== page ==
It has been disputed whether using IONM can reduce RLN injury rate. Ide et al. [6] compared 104 cases with IONM and 100 cases without IONM and found RLN injury rates of 6.8% and 7.5%, respectively; this difference was not statistically significant. Shindo and Chheda [7] have reported a study of 684 cases, in which they dissected 1043 RLNs; the unilateral RLN injury rates in the IONM group and control group were 2.09% and 2.96%, respectively, which were not statistically significantly different. Atallah et al. [8] have reported their experience of using IONM in “high-risk” thyroid operations; compared with a control group, the temporary RLN injury rates were 8.8% and 9.1%, respectively, while the permanent RLN injury rates were 3.9% and 3.8%, respectively, again without statistical significance. Dralle [9] retrospectively analyzed 16488 thyroid operations in a multicenter study; the study included 29998 RLNs in total. The RLNs were divided into 3 groups: in the first group, the nerve was not exposed; in the second group, the RLN was exposed under direct vision; and in the third group, the RLN was exposed under direct vision by using IONM. They found that the RLN injury rate was not reduced in the third group as compared with the second group. Therefore, it seems that using IONM does not reduce the RLN injury rate.

The International Neural Monitoring Study Group has issued specific operation instructions [10], including the four-step monitoring method and vocal cord motion laryngoscopy (direct laryngoscopy or fiberoptic laryngoscopy) before and after surgery. The type of IONM we used was direct RLN stimulation. Chiang et al. [11] have reported that the RLN injury rate declined to 0.8%, from 6.4%, after confirming the tracheal intubation position again during surgery, according to standard operation procedures. Barczynski et al. [12] reported randomized control trial research results and stated that using IONM can reduce the temporary RLN injury rate, particularly among patients in a high-risk group (malignant thyroid tumor, hyperthyroidism, goiter behind the sternum, huge goiter). Therefore, IONM can protect the RLN in difficult thyroid operations. In 2013, the Clinical Guidelines for Intraoperative Nerve Electrophysiology Monitoring in Thyroid and Parathyroid Operations (Chinese version) [3] stated the indications for IONM use. According to our experience, the use of IONM should be considered under the following circumstances: (1) patients with malignant thyroid tumor who require lobe excision and central compartment lymph node dissection; (2) patients with thyroid reoperation; (3) patients with huge goiter and goiter behind the sternum; (4) patients with thyroid tumors in the posterior region of the gland; (5) patients with situs inversus or “arteria subclavia” and nonrecurrent laryngeal nerve identified before the operation; and (6) if patients require surgery for unilateral vocal cord paralysis and contralateral thyroid gland lobe removal.

Although the data presented in this study are not sufficient to conclude the impact of using IONM on RLN injury rate, it does indicate that there is a learning curve in use of IONM technology. According to our experience, the clinical application of IONM has the following significance: (1) it shortens the time for identifying the RLN; (2) it reduces RLN injury and predicts nerve function after surgery; (3) it helps to determine the RLN injury point and causes; (4) it assists in timeously identifying nerve injury on one side and judging whether the operation should be delayed for the other side; and (5) it helps to identify whether any voice change after surgery was caused by RLN injury.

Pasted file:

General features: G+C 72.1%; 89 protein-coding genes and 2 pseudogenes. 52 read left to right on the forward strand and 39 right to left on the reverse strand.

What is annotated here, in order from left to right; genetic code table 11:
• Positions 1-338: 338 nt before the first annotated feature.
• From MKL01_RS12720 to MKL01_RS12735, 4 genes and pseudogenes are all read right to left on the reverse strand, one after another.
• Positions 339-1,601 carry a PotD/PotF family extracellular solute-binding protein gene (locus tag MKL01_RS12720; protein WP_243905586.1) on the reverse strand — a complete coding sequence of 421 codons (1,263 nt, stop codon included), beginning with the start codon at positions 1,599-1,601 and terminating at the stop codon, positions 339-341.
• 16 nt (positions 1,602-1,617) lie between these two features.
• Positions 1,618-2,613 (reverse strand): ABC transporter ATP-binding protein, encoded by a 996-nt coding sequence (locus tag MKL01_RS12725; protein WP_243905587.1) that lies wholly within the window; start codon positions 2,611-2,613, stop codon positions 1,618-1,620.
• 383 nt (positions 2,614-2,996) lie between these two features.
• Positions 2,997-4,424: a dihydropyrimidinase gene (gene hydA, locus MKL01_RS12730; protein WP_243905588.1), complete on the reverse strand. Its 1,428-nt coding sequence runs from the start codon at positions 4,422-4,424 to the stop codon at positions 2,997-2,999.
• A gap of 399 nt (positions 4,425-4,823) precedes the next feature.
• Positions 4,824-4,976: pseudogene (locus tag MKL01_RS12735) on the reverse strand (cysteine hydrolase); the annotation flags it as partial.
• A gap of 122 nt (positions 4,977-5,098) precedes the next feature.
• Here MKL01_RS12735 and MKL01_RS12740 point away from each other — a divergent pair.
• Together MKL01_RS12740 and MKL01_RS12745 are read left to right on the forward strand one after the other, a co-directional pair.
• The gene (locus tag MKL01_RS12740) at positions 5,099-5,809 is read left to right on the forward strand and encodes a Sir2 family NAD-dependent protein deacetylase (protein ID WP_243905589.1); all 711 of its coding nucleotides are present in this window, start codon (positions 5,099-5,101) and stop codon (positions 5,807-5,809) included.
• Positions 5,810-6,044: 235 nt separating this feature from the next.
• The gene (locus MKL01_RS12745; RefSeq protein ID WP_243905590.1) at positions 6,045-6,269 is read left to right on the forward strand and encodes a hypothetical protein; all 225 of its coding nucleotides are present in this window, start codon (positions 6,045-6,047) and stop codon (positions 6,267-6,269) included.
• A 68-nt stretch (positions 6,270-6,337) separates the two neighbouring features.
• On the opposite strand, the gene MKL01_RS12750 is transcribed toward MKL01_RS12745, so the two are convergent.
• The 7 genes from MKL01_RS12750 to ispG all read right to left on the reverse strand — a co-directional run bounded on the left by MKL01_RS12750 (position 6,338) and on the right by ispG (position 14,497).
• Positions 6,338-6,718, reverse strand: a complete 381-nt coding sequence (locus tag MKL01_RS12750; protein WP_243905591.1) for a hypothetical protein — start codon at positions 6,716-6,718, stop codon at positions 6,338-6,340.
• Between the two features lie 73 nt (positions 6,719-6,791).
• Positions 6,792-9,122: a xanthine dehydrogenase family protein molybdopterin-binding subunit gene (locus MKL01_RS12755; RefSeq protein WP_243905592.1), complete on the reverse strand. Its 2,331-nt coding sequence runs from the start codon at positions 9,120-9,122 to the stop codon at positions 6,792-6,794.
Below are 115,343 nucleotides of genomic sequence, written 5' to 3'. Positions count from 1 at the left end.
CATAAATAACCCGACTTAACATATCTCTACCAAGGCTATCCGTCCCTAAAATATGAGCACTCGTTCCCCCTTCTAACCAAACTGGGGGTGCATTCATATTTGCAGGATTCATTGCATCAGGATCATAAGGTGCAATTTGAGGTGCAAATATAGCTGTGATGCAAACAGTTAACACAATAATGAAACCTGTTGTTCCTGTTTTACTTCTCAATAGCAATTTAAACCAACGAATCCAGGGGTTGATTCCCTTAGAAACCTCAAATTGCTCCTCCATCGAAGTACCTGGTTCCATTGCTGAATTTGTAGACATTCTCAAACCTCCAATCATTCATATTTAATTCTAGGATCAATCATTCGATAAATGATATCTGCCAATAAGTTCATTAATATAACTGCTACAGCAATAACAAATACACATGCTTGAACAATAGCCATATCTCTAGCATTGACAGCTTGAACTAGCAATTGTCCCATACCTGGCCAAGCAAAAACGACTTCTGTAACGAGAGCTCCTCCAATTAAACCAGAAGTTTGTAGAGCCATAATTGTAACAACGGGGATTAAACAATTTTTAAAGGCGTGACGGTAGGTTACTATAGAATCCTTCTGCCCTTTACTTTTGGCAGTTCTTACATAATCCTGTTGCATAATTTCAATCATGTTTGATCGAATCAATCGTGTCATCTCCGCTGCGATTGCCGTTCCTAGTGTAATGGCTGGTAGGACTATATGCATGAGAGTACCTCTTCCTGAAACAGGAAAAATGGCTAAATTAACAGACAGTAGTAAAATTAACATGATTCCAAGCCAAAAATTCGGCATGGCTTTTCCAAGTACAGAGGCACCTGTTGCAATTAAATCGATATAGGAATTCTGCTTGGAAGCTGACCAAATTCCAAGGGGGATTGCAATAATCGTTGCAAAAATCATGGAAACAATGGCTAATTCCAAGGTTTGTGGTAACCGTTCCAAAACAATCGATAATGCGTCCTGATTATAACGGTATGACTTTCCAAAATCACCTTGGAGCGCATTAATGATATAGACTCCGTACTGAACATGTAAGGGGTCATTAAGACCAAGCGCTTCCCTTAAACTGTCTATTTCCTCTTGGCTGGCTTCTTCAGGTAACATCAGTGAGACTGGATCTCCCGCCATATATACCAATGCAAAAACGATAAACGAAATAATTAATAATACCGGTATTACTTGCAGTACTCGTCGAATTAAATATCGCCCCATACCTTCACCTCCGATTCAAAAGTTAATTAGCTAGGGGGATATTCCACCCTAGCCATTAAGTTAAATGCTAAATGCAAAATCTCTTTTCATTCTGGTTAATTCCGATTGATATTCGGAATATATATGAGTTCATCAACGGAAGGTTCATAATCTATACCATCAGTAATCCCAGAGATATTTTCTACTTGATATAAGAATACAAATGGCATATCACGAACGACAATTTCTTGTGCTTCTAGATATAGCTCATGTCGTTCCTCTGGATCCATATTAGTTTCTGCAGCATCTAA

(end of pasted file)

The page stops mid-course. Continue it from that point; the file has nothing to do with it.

Nevertheless, use of IONM has some limitations: (1) RLN injury cannot be completely avoided. With invasive neoplasm, adhesion or a large mass, and anatomic variation, such injury will occur during the process of tumor separation, even though the nerve position can be detected [13]. (2) The surgeon should have the capacity to judge and avoid common mistakes by professional training, including training in equipment connection, positioning of tracheal intubation, and understanding the impact of muscle relaxants. (3) IONM cannot replace good surgical technique and IONM cannot be used to protect the nerve in the absence of dissection experience [14]. (4) In surgery under local anesthesia, the nonspontaneous contraction of the laryngeal muscle will generate marked interference signals, because the patient is awake. At present, no equipment can resolve this issue and, thus, application of IONM in this context is limited. (5) IONM involves increased costs, which are not covered by health insurance, limiting its application due to economic factors.

In conclusion, there is a technology learning curve in the application of IONM in thyroid cancer surgery, but the use of IONM may assist in protecting RLN during fine dissection.

Data Availability

The data used to support the findings of this study are available from the corresponding author upon request.

Ethical Approval

All procedures performed in this study were in accordance with the ethical standards of the institutional research committee and with the 1964 Helsinki Declaration and its later amendments or comparable ethical standards.

Conflicts of Interest

All authors declare that there are no conflicts of interest. No author has any financial relationship with the sponsoring organization.


This work was supported by the Beijing Municipal Administration of Hospitals’ Clinical Medicine Development Special Funding (ZYLX201504).